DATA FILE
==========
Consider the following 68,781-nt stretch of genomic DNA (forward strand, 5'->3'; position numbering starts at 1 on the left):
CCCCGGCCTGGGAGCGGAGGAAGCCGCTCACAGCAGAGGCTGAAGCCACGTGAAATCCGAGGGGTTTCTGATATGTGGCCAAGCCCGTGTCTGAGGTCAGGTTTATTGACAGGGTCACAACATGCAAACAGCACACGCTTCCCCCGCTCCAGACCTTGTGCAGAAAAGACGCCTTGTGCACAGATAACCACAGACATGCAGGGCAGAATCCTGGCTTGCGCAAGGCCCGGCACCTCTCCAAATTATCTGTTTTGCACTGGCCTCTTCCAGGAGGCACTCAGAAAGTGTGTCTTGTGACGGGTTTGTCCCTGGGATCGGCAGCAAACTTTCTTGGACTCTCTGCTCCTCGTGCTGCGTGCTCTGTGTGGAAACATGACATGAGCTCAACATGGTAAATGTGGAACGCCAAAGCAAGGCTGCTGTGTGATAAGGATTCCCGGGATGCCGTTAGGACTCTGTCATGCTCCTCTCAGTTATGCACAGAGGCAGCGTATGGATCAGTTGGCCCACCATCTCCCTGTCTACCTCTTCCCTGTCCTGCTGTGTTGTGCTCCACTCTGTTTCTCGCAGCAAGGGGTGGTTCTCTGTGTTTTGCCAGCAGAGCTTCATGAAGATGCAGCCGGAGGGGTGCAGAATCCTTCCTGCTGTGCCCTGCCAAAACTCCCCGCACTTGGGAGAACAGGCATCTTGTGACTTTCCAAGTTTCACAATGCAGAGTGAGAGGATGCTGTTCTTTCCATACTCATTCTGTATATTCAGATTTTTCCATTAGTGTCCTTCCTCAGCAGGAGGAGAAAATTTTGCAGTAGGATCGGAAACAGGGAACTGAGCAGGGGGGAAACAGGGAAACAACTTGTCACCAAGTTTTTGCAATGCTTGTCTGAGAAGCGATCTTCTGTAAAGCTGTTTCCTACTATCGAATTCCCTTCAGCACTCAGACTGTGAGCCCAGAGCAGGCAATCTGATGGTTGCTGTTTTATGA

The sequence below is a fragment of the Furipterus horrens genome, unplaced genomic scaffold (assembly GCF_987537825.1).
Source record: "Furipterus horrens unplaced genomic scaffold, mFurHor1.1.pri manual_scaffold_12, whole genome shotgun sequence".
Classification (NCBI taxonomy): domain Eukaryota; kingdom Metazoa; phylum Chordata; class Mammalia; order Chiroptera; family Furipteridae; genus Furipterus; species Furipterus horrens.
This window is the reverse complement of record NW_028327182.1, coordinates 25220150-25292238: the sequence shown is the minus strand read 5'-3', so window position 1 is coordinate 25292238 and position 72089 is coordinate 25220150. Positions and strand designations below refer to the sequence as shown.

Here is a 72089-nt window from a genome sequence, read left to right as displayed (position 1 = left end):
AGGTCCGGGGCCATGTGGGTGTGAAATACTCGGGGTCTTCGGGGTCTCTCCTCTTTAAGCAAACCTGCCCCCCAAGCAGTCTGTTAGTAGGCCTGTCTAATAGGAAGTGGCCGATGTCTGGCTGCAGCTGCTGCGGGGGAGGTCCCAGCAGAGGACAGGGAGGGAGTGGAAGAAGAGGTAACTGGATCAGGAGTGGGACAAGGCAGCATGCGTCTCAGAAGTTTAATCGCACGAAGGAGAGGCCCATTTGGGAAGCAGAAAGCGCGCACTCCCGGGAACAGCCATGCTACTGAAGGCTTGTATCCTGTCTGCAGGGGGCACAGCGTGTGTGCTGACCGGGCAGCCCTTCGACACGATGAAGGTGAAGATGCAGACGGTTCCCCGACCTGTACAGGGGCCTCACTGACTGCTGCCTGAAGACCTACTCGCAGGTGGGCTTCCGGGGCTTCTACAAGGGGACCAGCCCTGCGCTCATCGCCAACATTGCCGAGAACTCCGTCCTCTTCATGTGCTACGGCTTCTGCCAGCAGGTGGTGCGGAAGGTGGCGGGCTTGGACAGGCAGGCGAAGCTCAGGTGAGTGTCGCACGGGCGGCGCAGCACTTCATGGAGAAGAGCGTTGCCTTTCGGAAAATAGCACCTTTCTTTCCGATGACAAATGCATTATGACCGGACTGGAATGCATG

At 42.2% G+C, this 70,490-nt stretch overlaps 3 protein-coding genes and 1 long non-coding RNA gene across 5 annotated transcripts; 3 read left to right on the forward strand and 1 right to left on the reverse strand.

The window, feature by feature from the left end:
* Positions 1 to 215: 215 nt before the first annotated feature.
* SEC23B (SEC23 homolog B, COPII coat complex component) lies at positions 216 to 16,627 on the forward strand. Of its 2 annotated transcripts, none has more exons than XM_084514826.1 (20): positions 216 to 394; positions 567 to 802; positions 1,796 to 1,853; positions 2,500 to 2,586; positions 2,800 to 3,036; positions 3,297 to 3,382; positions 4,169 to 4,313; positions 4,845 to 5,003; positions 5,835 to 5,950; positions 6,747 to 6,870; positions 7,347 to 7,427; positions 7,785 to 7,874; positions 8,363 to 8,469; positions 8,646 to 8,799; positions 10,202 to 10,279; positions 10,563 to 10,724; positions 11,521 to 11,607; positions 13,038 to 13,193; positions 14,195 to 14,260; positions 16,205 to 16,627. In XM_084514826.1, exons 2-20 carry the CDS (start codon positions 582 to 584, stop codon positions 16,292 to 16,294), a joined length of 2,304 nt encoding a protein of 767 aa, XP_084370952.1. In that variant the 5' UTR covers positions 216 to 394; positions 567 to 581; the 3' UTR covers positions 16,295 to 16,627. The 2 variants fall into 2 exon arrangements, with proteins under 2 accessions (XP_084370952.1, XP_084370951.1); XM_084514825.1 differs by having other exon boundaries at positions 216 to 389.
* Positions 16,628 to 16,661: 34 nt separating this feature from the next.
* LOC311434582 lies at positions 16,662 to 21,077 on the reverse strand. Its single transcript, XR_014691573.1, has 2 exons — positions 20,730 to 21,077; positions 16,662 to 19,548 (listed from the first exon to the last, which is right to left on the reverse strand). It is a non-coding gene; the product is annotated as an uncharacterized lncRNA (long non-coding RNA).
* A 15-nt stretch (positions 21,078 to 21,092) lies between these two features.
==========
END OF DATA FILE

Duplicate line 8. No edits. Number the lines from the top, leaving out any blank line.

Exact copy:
AGGTCCGGGGCCATGTGGGTGTGAAATACTCGGGGTCTTCGGGGTCTCTCCTCTTTAAGCAAACCTGCCCCCCAAGCAGTCTGTTAGTAGGCCTGTCTAATAGGAAGTGGCCGATGTCTGGCTGCAGCTGCTGCGGGGGAGGTCCCAGCAGAGGACAGGGAGGGAGTGGAAGAAGAGGTAACTGGATCAGGAGTGGGACAAGGCAGCATGCGTCTCAGAAGTTTAATCGCACGAAGGAGAGGCCCATTTGGGAAGCAGAAAGCGCGCACTCCCGGGAACAGCCATGCTACTGAAGGCTTGTATCCTGTCTGCAGGGGGCACAGCGTGTGTGCTGACCGGGCAGCCCTTCGACACGATGAAGGTGAAGATGCAGACGGTTCCCCGACCTGTACAGGGGCCTCACTGACTGCTGCCTGAAGACCTACTCGCAGGTGGGCTTCCGGGGCTTCTACAAGGGGACCAGCCCTGCGCTCATCGCCAACATTGCCGAGAACTCCGTCCTCTTCATGTGCTACGGCTTCTGCCAGCAGGTGGTGCGGAAGGTGGCGGGCTTGGACAGGCAGGCGAAGCTCAGGTGAGTGTCGCACGGGCGGCGCAGCACTTCATGGAGAAGAGCGTTGCCTTTCGGAAAATAGCACCTTTCTTTCCGATGACAAATGCATTATGACCGGACTGGAATGCATG